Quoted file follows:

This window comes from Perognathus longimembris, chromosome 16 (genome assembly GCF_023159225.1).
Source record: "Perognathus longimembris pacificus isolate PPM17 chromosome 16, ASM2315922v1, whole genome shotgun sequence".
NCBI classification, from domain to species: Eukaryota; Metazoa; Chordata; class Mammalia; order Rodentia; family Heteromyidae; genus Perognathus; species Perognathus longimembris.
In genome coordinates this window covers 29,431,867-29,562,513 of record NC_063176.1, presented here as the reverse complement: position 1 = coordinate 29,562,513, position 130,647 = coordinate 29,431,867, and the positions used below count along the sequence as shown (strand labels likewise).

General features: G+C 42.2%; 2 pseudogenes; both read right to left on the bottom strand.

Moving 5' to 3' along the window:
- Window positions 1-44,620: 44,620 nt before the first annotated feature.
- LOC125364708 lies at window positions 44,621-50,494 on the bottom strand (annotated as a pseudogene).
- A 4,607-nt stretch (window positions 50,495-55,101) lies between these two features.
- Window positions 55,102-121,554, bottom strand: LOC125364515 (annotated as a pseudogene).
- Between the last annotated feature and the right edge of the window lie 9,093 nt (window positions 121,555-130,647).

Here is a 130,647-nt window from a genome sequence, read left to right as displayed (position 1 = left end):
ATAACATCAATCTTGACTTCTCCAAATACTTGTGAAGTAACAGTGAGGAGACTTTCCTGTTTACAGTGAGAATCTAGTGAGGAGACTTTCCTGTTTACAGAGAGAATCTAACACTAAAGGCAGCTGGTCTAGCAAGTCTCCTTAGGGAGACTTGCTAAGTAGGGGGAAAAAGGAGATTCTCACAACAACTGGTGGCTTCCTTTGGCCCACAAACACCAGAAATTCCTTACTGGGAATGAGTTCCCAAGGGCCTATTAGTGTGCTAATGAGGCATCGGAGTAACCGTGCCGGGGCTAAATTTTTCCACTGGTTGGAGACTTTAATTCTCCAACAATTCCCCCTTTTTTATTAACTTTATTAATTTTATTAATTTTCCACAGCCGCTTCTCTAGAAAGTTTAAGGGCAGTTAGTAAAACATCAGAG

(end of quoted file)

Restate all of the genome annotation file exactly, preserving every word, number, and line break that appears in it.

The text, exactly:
This window comes from Perognathus longimembris, chromosome 16 (genome assembly GCF_023159225.1).
Source record: "Perognathus longimembris pacificus isolate PPM17 chromosome 16, ASM2315922v1, whole genome shotgun sequence".
NCBI classification, from domain to species: Eukaryota; Metazoa; Chordata; class Mammalia; order Rodentia; family Heteromyidae; genus Perognathus; species Perognathus longimembris.
In genome coordinates this window covers 29,431,867-29,562,513 of record NC_063176.1, presented here as the reverse complement: position 1 = coordinate 29,562,513, position 130,647 = coordinate 29,431,867, and the positions used below count along the sequence as shown (strand labels likewise).

General features: G+C 42.2%; 2 pseudogenes; both read right to left on the bottom strand.

Moving 5' to 3' along the window:
- Window positions 1-44,620: 44,620 nt before the first annotated feature.
- LOC125364708 lies at window positions 44,621-50,494 on the bottom strand (annotated as a pseudogene).
- A 4,607-nt stretch (window positions 50,495-55,101) lies between these two features.
- Window positions 55,102-121,554, bottom strand: LOC125364515 (annotated as a pseudogene).
- Between the last annotated feature and the right edge of the window lie 9,093 nt (window positions 121,555-130,647).

Here is a 130,647-nt window from a genome sequence, read left to right as displayed (position 1 = left end):
ATAACATCAATCTTGACTTCTCCAAATACTTGTGAAGTAACAGTGAGGAGACTTTCCTGTTTACAGTGAGAATCTAGTGAGGAGACTTTCCTGTTTACAGAGAGAATCTAACACTAAAGGCAGCTGGTCTAGCAAGTCTCCTTAGGGAGACTTGCTAAGTAGGGGGAAAAAGGAGATTCTCACAACAACTGGTGGCTTCCTTTGGCCCACAAACACCAGAAATTCCTTACTGGGAATGAGTTCCCAAGGGCCTATTAGTGTGCTAATGAGGCATCGGAGTAACCGTGCCGGGGCTAAATTTTTCCACTGGTTGGAGACTTTAATTCTCCAACAATTCCCCCTTTTTTATTAACTTTATTAATTTTATTAATTTTCCACAGCCGCTTCTCTAGAAAGTTTAAGGGCAGTTAGTAAAACATCAGAG